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Finding a constant of proportionality from a mass luminosity relation

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  • #1
ppy
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Homework Statement



For main sequence stars, the mass–luminosity relation can be approximated by L[itex]\propto[/itex]M[itex]^{3.5}[/itex]
f) If luminosity and mass are both measured in solar units, what is the constant of
proportionality? {2}

I know that the luminosity value of the sun is 4x10[itex]^{26}[/itex]W and
M = 2x10[itex]^{30}[/itex] kg
 

Answers and Replies

  • #2
Ibix
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The "solar units" thing is telling you that mass is measured in terms of the mass of the Sun - such and such a star is seven times the mass of the Sun; M=7. The mass of the Sun is 1.

Can you take it from there?
 
  • #3
ppy
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The "solar units" thing is telling you that mass is measured in terms of the mass of the Sun - such and such a star is seven times the mass of the Sun; M=7. The mass of the Sun is 1.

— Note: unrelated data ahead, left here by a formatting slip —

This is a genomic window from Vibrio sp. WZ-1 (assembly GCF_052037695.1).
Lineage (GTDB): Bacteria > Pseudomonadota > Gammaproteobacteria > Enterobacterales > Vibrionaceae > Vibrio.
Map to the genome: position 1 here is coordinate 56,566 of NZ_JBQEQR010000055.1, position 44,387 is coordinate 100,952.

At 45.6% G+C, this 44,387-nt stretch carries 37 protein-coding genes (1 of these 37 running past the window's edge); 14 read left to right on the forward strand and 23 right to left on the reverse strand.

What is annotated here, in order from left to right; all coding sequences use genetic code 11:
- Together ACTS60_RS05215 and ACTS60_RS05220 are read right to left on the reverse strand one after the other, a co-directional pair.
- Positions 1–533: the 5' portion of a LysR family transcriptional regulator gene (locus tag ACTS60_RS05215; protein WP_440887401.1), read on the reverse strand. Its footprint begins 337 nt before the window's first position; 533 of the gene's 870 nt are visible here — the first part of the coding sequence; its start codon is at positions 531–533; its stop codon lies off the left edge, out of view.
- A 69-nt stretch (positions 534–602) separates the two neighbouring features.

Can you take it from there?
as L[itex]\propto[/itex]M[itex]^{3.5}[/itex] this is the same as L=kM[itex]^{3.5}[/itex] so k=L/M[itex]^{3.5}[/itex] and do I just substitute in the values for the luminosity of the sun and the mass of the sun?
 
  • #4
Ibix
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Bingo. What do you get?
 
  • #5
ppy
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hi as L for the sun is 4x10^26 and M for the sun is 2x10^30 as the M is to the power 3.5 surely the constant is 0 as the denominator is huge compared to the numerator.
 
  • #6
ppy
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which doesn't make sense help!!
 
  • #7
Ibix
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It can't be zero. It can be very small. You can use the fact that (ab)n=anbn to take powers of the 4 and the 1026 separately.

But before you do, read my first post again. What's the mass of the Sun measured in solar masses?
 
  • #8
ppy
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we are not taking a power of (4x10^26) we are taking M=2x10^30 to the power 3.5 I know the mass of the sun is 1 in solar masses
 
  • #9
Ibix
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So in solar units the constant is...
 
  • #10
ppy
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are you saying in solar units the constant is 1?
 
  • #11
Ibix
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Yes - well done. A smart choice of unit can make life a lot easier.
 
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